How to create a patch
EGit can only create patches describing a single commit. This is inadequate, because it's highly
likely that you'll commit many times onto a local branch before you're ready to create a
single patch covering that series of changes.
Fortunately Git itself makes patch creation very easy. The most versatile format of its diff command is:
# git diff <commit1> <commit2> > mypatch.txt
This creates a patch 'mypatch.txt' describing the differences between commit1 and commit2.
(Remember that in Git a commit is a snapshot, not a changeset. Therefore, any two commits
can be compared.) There are other ways of using git diff, but this is the most generic way
of invoking it.
If you're creating a patch for review, then the patch should apply cleanly against origin/master.
This suggests the following workflow:
- Develop on a local development branch, committing as often as you like
- Merge origin/master into your development branch whenever you want, but at least once, right before you create your patch.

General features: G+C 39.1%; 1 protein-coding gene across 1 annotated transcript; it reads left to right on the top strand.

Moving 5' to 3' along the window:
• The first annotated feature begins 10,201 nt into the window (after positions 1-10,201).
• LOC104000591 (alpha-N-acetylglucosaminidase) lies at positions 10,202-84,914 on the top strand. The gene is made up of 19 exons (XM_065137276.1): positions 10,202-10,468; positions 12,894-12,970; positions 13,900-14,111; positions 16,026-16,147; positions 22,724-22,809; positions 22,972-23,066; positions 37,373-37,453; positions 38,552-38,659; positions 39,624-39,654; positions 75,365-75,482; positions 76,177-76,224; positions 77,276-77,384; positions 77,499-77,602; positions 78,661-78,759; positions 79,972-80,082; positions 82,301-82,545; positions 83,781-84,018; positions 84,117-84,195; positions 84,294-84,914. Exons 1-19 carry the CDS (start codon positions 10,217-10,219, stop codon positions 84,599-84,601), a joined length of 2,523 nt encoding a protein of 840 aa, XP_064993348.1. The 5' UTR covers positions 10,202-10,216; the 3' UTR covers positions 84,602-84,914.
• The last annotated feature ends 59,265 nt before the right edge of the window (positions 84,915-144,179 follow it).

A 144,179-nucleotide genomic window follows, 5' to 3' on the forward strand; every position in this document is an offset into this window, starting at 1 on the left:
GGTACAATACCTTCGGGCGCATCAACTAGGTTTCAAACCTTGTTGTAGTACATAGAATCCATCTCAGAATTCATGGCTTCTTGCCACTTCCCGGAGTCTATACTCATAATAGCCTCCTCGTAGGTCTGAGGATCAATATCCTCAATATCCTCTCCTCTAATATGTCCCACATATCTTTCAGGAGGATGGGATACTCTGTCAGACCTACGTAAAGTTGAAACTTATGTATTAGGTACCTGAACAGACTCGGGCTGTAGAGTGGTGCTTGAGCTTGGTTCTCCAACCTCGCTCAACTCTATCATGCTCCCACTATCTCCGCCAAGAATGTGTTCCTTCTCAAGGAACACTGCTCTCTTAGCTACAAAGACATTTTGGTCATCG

- Commit the merge, if it wasn't committed automatically. (Git's default behavior is to commit automatically if there are no conflicts.)
- Run 'git diff' as follows: git diff origin/master HEAD (assuming that your dev branch is checked out, which makes HEAD reference it)
How to apply a patch
A patch created by 'git diff' is in the unified diff format, basically the same as the output format of 'diff -c'
on a *Nix platform. Eclipse cannot apply such a patch. You'll have to use a "real" patch processor, such
as GNU patch. Most *Nix users will have this installed, or can easily obtain it from their distro's repositories.
A Windows user will have to install it from GNU's site.
Once you have GNU patch installed, navigate into the working directory of your Git repository, and invoke
the patch binary as follows:
~/my/git/repo# patch -p1 < /path/to/mypatch.txt
You can add the --dry-run switch if you want to do, well, a dry run. Inside Eclipse you'll have to refresh
your workspace to make EGit aware of the changes.